IIA is a government agency that promotes innovation and entrepreneurship. It provides funding for companies engaged in R&D activities, such as grants for feasibility studies, applied research, and pre-seed investments. Second, it also operates a network of incubators throughout Israel that provide support services and funding to early-stage start-ups.
Third is innovation labs – collaborative R&D centres that bring together companies, academic institutions, and other organisations to work on joint projects. The IIA also promotes collaboration between Israeli companies and their counterparts in other countries by providing funding and support for joint research and development projects.
Tel Aviv University Entrepreneurship Centre (TAU-EC)
TAU-EC provides training, mentorship, and resources to students and faculty members to start their own tech companies. Some of the programmes offered include Start-up Accelerator, a four-month programme designed to help early-stage start-ups refine their business models, develop their products, and prepare for fundraising.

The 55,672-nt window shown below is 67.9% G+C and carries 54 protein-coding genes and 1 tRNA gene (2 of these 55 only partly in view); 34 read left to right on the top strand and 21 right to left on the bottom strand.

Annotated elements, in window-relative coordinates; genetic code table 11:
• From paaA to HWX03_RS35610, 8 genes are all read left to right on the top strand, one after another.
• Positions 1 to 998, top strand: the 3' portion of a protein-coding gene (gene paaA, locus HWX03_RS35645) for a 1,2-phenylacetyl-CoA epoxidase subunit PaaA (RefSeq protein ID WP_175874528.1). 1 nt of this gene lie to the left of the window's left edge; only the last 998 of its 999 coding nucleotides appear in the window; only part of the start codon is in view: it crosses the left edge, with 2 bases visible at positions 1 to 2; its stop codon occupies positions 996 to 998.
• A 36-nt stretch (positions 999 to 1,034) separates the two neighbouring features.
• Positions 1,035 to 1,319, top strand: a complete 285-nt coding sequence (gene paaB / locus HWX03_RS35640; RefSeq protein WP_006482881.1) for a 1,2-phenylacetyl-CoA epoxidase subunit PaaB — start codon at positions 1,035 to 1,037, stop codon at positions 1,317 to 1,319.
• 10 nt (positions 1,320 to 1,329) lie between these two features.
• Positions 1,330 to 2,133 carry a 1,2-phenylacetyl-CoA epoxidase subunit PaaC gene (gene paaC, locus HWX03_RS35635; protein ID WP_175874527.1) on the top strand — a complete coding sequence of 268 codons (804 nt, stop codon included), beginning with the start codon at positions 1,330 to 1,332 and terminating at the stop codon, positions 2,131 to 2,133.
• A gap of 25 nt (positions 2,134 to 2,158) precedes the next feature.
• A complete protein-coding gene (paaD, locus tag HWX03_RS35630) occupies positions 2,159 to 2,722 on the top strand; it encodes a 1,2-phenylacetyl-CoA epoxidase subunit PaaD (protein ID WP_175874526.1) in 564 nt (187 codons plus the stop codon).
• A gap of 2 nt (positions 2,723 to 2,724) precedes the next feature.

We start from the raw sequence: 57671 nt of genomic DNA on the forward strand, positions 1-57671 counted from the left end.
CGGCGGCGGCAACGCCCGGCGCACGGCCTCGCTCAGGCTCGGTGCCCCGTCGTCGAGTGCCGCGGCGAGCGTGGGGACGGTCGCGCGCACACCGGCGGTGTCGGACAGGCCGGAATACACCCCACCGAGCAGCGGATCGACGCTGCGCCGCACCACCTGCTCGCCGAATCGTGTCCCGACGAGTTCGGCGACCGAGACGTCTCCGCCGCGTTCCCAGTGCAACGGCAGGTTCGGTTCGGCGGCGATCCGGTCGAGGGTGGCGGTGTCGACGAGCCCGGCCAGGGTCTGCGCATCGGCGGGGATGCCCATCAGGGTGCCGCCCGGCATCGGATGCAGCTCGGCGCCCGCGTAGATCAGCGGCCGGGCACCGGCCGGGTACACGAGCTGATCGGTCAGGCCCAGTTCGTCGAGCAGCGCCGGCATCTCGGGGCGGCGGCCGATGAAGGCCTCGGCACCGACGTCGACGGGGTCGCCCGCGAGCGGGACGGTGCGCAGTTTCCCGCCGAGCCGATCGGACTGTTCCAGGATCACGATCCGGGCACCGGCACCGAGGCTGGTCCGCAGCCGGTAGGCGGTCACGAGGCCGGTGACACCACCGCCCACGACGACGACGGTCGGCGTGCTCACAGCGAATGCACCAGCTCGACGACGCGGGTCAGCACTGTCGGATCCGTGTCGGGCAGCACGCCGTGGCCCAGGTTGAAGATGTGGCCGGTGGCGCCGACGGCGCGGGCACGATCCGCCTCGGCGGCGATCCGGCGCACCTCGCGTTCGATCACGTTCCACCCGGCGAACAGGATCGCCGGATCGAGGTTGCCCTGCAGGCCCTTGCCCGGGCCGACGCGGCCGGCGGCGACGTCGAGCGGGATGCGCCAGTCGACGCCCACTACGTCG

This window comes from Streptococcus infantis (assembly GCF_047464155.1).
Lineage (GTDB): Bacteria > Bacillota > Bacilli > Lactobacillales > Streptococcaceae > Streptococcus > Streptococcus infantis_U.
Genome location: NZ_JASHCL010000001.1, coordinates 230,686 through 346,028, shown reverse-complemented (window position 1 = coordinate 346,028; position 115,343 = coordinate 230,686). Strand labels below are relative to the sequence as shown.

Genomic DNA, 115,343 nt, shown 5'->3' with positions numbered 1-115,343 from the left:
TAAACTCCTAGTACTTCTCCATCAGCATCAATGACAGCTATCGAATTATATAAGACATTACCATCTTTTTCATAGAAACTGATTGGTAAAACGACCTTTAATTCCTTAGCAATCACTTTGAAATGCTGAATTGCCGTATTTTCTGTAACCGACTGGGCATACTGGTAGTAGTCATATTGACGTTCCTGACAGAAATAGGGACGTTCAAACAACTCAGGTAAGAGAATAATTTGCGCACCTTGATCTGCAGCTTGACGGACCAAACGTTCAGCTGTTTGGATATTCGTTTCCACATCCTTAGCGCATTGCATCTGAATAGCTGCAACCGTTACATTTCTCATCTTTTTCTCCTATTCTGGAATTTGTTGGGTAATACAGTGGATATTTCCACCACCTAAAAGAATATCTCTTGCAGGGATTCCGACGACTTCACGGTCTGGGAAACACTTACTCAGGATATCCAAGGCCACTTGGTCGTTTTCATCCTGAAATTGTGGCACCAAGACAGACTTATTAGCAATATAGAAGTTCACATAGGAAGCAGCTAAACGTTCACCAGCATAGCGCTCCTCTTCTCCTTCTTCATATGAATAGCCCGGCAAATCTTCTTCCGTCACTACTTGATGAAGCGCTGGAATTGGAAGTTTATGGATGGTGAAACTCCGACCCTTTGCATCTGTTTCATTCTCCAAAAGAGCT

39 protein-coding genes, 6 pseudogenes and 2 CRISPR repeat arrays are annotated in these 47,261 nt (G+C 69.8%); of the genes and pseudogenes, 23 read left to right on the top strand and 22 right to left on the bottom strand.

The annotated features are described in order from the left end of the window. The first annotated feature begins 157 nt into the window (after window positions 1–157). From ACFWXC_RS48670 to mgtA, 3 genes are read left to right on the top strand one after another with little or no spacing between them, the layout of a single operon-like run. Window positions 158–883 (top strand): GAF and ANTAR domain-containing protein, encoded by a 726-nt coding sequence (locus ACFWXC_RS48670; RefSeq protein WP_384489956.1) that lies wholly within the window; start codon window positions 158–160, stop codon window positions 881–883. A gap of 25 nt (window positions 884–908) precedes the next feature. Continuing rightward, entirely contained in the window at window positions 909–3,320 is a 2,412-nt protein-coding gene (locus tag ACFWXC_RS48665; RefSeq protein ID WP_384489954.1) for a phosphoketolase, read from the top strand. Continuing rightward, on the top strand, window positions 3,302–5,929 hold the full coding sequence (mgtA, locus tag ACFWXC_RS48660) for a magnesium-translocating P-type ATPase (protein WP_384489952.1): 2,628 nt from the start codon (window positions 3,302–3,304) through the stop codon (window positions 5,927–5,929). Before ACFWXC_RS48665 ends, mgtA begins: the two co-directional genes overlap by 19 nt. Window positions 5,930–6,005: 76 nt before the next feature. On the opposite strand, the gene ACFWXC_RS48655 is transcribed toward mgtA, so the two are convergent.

The second is the Social Entrepreneurship Accelerator, which provides mentorship and funding to social entrepreneurs working on innovative solutions to social and environmental challenges. The third is the Women Entrepreneurship Programme, designed to empower women entrepreneurs and help them overcome the unique challenges they face in the start-up world.
TAU-EC also offers a variety of courses on entrepreneurship, such as venture capital, start-up finance, and business planning. It hosts events and competitions throughout the year, including hackathons, pitch nights, and a start-up competition, which has helped launch hundreds of start-ups in the fields of cybersecurity, biotech, and fintech.
Weizmann Institute of Science (WIS)